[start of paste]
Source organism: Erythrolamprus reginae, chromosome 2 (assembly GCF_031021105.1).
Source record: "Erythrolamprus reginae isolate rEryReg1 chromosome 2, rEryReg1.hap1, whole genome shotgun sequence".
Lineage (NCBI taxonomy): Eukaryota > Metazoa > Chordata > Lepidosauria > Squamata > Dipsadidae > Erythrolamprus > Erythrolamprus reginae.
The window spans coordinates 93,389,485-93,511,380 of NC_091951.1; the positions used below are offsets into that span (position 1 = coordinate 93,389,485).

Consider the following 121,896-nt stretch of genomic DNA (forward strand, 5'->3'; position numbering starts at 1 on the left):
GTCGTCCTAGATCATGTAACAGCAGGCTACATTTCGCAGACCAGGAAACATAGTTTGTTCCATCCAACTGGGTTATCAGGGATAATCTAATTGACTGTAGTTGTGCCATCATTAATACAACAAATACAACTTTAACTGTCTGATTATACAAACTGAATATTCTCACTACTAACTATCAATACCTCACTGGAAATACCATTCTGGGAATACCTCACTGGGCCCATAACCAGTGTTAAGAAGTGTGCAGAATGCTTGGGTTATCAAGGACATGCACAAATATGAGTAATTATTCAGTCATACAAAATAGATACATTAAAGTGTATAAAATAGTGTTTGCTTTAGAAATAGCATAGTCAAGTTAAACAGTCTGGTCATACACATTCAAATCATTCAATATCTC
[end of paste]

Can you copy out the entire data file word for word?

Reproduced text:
Source organism: Erythrolamprus reginae, chromosome 2 (assembly GCF_031021105.1).
Source record: "Erythrolamprus reginae isolate rEryReg1 chromosome 2, rEryReg1.hap1, whole genome shotgun sequence".
Lineage (NCBI taxonomy): Eukaryota > Metazoa > Chordata > Lepidosauria > Squamata > Dipsadidae > Erythrolamprus > Erythrolamprus reginae.
The window spans coordinates 93,389,485-93,511,380 of NC_091951.1; the positions used below are offsets into that span (position 1 = coordinate 93,389,485).

Consider the following 121,896-nt stretch of genomic DNA (forward strand, 5'->3'; position numbering starts at 1 on the left):
GTCGTCCTAGATCATGTAACAGCAGGCTACATTTCGCAGACCAGGAAACATAGTTTGTTCCATCCAACTGGGTTATCAGGGATAATCTAATTGACTGTAGTTGTGCCATCATTAATACAACAAATACAACTTTAACTGTCTGATTATACAAACTGAATATTCTCACTACTAACTATCAATACCTCACTGGAAATACCATTCTGGGAATACCTCACTGGGCCCATAACCAGTGTTAAGAAGTGTGCAGAATGCTTGGGTTATCAAGGACATGCACAAATATGAGTAATTATTCAGTCATACAAAATAGATACATTAAAGTGTATAAAATAGTGTTTGCTTTAGAAATAGCATAGTCAAGTTAAACAGTCTGGTCATACACATTCAAATCATTCAATATCTC